• Informative Informative x 2
  10. SpokaneCY

    SpokaneCY Well-Known Member
    SuperFanatic SuperFanatic T2

    Apr 11, 2006
    10,461
    1,260
    113
    Male
    Manager of Natural Gas
    Spokane, WA
    Ratings:
    +5,447 / 276 / -7
    You will be able to yell "help me I'm burning" in a funny voice if something happened though.
     
    • Like Like x 4
    • Funny Funny x 3
  11. SpokaneCY

    SpokaneCY Well-Known Member
    SuperFanatic SuperFanatic T2

    Apr 11, 2006
    10,461
    1,260
    113
    Male
    Manager of Natural Gas
    Spokane, WA
    Ratings:
    +5,447 / 276 / -7
    That's why the world floats! Sans helium, I shudder to think of our existence in this universe.
     
    • Funny Funny x 2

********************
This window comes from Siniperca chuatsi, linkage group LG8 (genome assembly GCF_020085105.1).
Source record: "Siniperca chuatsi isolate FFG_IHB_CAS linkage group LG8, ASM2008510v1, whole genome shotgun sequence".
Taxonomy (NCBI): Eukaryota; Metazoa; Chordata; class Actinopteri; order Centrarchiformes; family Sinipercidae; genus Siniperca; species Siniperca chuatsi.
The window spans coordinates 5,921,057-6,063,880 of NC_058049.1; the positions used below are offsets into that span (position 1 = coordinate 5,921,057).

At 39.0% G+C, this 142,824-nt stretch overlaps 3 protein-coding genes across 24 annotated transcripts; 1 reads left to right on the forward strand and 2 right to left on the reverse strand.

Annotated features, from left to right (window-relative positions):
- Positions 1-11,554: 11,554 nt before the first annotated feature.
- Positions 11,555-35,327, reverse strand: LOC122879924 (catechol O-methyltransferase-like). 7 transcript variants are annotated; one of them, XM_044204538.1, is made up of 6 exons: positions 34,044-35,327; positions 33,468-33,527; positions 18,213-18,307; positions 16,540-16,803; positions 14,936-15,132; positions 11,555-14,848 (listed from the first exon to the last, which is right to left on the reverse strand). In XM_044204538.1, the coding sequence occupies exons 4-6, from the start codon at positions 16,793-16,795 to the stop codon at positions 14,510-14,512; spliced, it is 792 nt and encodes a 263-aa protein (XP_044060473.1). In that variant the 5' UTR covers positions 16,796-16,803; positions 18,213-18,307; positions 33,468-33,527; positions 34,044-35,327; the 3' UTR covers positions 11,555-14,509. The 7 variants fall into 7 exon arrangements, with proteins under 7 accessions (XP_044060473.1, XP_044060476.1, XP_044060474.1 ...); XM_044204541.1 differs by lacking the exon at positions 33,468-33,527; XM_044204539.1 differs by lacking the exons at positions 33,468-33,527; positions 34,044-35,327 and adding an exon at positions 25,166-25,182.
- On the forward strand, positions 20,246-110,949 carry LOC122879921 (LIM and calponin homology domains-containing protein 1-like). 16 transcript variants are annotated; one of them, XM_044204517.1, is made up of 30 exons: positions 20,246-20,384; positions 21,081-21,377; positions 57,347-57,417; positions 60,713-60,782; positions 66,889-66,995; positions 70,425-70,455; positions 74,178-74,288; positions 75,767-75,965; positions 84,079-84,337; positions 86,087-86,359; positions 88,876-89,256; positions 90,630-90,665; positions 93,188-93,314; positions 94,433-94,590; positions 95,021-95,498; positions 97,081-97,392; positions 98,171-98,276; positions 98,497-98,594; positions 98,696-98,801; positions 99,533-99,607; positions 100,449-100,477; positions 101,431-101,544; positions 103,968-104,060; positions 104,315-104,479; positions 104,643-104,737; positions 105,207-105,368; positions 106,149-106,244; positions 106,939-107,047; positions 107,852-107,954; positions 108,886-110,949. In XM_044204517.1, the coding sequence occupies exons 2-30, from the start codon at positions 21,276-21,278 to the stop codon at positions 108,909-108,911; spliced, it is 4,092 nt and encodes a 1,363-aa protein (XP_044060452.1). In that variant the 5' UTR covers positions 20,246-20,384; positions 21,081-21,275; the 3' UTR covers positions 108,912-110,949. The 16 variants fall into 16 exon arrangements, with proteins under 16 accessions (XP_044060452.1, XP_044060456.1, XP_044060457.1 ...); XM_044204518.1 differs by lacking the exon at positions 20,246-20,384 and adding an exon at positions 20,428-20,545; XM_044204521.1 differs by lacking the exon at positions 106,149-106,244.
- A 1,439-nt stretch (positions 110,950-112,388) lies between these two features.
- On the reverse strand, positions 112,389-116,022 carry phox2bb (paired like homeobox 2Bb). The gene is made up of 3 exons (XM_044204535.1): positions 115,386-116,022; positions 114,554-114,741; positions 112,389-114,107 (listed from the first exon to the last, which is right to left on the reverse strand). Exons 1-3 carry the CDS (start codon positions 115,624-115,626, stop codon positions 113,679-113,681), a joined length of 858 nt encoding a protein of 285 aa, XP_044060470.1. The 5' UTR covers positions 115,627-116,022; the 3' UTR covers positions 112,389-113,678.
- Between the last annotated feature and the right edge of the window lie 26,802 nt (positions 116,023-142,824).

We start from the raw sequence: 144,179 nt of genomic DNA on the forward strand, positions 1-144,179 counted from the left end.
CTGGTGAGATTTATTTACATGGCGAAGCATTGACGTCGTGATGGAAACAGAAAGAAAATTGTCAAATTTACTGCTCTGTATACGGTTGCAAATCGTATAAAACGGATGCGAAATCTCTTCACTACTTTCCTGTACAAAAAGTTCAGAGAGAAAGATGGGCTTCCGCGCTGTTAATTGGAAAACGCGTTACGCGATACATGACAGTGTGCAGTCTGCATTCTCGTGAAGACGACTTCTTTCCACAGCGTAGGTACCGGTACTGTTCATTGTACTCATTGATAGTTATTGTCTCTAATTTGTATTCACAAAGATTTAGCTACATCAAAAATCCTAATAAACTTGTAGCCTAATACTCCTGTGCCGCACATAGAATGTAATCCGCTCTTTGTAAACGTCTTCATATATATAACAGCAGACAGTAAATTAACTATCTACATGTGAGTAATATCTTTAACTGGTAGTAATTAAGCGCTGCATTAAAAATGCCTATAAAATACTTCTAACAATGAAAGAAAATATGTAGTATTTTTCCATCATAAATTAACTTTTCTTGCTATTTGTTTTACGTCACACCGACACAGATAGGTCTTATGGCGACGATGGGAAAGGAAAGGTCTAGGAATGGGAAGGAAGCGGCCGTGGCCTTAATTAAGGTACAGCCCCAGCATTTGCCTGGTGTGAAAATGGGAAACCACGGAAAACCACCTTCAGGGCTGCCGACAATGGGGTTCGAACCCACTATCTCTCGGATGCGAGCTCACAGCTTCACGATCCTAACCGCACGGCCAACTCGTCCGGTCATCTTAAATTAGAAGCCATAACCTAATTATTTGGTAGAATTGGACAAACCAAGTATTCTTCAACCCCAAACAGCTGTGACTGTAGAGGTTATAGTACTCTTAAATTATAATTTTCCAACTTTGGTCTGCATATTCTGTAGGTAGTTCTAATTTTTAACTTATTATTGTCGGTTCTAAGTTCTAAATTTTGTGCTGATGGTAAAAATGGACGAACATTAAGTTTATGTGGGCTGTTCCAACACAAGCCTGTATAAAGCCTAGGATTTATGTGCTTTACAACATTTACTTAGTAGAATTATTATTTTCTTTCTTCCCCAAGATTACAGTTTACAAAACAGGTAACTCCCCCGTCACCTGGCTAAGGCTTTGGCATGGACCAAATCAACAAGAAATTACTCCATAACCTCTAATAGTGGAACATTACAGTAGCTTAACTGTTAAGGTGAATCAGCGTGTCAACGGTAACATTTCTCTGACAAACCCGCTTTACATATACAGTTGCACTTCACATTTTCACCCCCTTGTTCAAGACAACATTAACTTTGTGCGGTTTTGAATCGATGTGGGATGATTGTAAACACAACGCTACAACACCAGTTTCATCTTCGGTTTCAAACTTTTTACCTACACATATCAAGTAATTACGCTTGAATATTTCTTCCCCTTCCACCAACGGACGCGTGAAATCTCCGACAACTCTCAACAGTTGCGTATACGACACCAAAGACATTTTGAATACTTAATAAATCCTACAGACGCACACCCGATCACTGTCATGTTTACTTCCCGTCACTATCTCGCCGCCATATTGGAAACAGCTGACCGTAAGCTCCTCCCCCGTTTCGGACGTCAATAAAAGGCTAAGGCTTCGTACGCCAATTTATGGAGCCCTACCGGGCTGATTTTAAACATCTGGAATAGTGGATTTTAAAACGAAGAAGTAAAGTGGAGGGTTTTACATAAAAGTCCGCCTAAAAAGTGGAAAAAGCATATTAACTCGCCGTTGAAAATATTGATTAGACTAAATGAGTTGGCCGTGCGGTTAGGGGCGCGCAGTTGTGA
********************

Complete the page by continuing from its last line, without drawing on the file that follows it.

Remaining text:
12. Entropy

    Entropy Well-Known Member

    Oct 27, 2008
    2,608
    1,104
    113
    Male
    Assoc. Prof. of Chemistry
    Cedar Rapids, IA
    Ratings:
    +3,310 / 14 / -0
    Helium also plays a critical role in cooling down large magnets (MRI, NMR, particle accelerators) which is part of the reason why warmer super conductors are needed. I know most of the big research institutions have a helium scavenging process to minimize loss.
     
    • Like Like x 1
  13. Entropy

    Entropy Well-Known Member

    Oct 27, 2008
    2,608
    1,104
    113
    Male
    Assoc. Prof. of Chemistry
    Cedar Rapids, IA
    Ratings:
    +3,310 / 14 / -0
    Pretty much this. It's hard to think about the trillions of atoms floating around and the probability of them running into each other. Even with a diluted hydrogen, it still has a pretty good chance to run into oxygen and reacting.
     
  14. flycy

    flycy Active Member